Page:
On Monday 15 October, the TAX3 committee of the European Parliament held a public hearing on golden visas and special economic zones. During the first panel on golden visas experts pointed out the lack of exchange of information between Member States, corruption, the lower requirements to obtain citizenship, lack of due diligence and the opaque distribution of the revenues as some of the main problems posed by the programmes. The second panel on free ports and special economic zones revealed a low enforcement of existing rules in spite of the significant progress of new legislation aimed at combating money laundering.
On Tuesday 16 October, Pascal Saint-Amans, the OECD Director of tax policy expressed optimism that the task force in charge of creating recommendations on how to deal with digital tax issues would agree on some form of recommendation in the next few months. The progress could be made during the upcoming meeting of the task force at the beginning of December. It is worth noting that the task force issued an interim report in March that examined proposed rules for taxing the digital presence and taxes on revenue from digital players.
On 17 October, the European Commission published the Taxation Trend Report 2018, a yearly snapshot of tax systems in the EU, Iceland and Norway. The analysis highlights that tax revenues rose in 19 Member States in 2016 (as a percentage of GDP). However, the level of taxation in EU Member States differs greatly. The report also shows that the share of labour taxes in total tax revenues shrank progressively from 2010 to 2016 when it accounted for 49.8% - similar to its pre-crisis level. Corporate income tax revenues, on the other hand rose to 2.7% of GDP in 2016 compared with 2.6% in 2015, continuing their gentle increase since the crisis though not yet at pre-crisis levels.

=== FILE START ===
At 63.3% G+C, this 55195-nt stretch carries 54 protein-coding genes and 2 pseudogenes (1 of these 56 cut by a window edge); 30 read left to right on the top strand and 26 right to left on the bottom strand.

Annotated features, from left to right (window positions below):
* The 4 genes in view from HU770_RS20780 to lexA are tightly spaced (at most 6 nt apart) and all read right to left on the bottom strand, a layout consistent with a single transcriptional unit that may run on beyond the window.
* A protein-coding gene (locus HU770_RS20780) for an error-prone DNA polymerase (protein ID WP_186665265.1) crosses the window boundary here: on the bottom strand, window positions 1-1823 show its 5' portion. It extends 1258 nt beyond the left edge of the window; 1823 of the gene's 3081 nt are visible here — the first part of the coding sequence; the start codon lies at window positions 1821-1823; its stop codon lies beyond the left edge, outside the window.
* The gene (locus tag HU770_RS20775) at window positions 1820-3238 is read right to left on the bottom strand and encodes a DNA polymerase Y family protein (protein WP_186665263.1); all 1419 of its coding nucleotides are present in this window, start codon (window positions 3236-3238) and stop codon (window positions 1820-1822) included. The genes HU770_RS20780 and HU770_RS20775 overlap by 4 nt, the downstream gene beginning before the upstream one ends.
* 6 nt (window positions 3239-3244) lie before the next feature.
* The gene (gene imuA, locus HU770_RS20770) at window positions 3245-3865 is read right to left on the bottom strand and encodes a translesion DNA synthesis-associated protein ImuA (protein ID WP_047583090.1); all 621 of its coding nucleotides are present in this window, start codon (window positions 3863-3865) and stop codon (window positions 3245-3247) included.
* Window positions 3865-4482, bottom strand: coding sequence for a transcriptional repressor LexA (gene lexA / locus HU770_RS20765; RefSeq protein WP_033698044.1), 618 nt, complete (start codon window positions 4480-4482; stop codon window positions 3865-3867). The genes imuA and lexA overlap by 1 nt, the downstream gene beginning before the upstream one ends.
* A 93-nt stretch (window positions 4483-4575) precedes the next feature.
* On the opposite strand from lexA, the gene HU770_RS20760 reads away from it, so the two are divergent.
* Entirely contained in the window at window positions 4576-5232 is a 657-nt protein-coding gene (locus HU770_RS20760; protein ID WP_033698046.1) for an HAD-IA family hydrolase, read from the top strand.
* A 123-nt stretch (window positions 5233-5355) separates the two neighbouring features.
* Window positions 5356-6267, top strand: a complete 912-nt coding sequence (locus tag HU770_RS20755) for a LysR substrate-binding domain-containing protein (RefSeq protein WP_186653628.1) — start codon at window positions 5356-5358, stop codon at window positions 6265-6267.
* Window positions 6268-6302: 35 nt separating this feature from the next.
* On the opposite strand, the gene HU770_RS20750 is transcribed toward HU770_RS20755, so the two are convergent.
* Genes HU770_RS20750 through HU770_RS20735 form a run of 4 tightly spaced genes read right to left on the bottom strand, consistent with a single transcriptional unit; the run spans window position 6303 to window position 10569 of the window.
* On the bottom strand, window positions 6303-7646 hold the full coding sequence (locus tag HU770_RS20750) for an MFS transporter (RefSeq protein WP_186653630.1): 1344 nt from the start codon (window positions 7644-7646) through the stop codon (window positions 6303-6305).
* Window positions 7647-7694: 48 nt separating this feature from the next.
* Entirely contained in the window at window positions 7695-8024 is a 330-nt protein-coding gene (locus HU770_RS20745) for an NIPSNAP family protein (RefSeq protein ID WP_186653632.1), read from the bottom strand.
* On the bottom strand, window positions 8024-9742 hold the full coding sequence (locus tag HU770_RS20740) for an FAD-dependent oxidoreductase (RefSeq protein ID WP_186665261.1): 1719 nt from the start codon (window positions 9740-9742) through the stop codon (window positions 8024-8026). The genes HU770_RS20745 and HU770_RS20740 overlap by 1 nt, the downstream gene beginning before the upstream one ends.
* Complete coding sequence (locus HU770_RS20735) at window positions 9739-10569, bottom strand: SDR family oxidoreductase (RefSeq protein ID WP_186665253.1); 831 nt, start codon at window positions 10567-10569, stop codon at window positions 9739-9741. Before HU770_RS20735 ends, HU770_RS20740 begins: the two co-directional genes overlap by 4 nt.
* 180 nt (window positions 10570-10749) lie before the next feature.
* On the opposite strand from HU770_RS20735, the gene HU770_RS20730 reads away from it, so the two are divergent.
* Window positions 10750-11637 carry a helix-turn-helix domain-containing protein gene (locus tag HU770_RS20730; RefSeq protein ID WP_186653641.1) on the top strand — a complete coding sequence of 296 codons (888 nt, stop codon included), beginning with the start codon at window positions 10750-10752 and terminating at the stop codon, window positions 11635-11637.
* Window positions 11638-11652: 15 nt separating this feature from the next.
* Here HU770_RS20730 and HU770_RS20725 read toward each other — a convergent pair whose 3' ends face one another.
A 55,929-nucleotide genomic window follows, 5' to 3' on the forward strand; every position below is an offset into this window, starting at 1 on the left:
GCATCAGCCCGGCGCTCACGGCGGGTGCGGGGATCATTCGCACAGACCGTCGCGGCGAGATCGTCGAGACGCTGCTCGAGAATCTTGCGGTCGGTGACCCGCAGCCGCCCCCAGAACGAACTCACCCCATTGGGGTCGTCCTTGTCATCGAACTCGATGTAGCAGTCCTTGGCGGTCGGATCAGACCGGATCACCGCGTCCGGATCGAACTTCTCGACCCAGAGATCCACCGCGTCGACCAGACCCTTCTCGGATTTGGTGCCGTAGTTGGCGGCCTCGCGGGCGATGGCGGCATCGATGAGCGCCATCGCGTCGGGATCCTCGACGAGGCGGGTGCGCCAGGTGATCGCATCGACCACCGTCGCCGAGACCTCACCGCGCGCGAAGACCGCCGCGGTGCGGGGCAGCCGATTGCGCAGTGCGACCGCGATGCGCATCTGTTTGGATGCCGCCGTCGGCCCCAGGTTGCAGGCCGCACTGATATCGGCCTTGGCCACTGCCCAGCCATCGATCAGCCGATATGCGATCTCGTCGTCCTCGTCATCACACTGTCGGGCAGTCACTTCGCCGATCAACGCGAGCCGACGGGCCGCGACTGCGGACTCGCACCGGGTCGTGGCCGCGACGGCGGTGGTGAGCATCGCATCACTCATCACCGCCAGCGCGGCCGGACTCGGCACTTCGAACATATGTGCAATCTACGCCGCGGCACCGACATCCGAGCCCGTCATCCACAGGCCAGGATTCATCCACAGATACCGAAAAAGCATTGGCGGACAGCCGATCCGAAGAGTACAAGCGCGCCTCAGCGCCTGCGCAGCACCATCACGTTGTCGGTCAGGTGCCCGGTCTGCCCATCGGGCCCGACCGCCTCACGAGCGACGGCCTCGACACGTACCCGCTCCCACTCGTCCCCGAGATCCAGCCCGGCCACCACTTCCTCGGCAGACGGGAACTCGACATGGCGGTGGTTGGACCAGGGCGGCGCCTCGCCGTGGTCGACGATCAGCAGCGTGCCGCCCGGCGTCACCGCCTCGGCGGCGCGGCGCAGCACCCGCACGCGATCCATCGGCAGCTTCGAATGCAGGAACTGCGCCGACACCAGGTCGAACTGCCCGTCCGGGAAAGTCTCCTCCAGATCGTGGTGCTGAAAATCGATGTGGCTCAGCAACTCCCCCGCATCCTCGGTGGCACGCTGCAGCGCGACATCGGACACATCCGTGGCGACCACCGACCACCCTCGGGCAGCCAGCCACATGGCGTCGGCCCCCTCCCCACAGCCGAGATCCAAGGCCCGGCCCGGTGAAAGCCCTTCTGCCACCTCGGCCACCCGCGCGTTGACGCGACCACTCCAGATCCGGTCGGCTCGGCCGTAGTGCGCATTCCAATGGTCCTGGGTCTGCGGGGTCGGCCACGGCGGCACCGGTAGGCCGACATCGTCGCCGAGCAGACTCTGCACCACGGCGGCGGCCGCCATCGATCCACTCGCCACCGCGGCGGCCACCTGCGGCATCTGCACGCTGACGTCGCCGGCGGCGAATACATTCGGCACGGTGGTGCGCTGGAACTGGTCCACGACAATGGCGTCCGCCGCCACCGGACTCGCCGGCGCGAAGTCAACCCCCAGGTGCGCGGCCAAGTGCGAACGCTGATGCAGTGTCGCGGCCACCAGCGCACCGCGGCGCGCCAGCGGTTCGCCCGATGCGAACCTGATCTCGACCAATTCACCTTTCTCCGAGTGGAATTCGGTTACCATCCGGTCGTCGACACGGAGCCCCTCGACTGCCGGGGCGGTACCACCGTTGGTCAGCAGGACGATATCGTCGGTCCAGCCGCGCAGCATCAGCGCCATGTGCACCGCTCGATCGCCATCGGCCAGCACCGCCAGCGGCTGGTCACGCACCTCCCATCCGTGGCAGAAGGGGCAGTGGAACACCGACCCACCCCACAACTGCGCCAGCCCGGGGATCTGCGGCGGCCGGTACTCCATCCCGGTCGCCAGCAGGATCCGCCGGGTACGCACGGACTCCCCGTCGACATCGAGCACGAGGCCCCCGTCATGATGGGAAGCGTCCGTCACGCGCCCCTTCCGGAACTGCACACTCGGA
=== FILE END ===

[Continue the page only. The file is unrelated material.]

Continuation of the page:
On 18 October the European Parliamentary Research Service (EPRS) presented three studies on tax in the TAX3 committee. The first study analyses citizenship by investment and residency by investment schemes in the EU, so-called “golden visas”. The second study examines money laundering and tax evasion risks in connection to free ports. Thirdly the EPRS presented a study about shell companies in the EU. The studies are supposed to contribute to the TAX3 committee’s work and depict the policy options on how to deal with tax avoidance in the EU.
On Thursday 19 October Correctiv, a cross-border team of investigative journalists published a report that exposed the full scale of the Cum-Ex tax scandals first known in Germany in 2016. According to this report, “the biggest tax robbery in European history” cost the European taxpayers €55,2 bn, Germany being the country with the highest losses (€31,8 bn), followed by France, Italy, Denmark, Austria, Belgium, Finland, the Netherlands and Spain.
The results of the report shocked the MEPs of the TAX3 committee; especially the Greens and S&D Members voiced their resentment over this scandal. The MEPs called for more transparency and reinforced supervision of the financial markets as well as a broader exchange of information. They demanded a hearing on the Cum-Ex tax scandal to be held before the committee soon.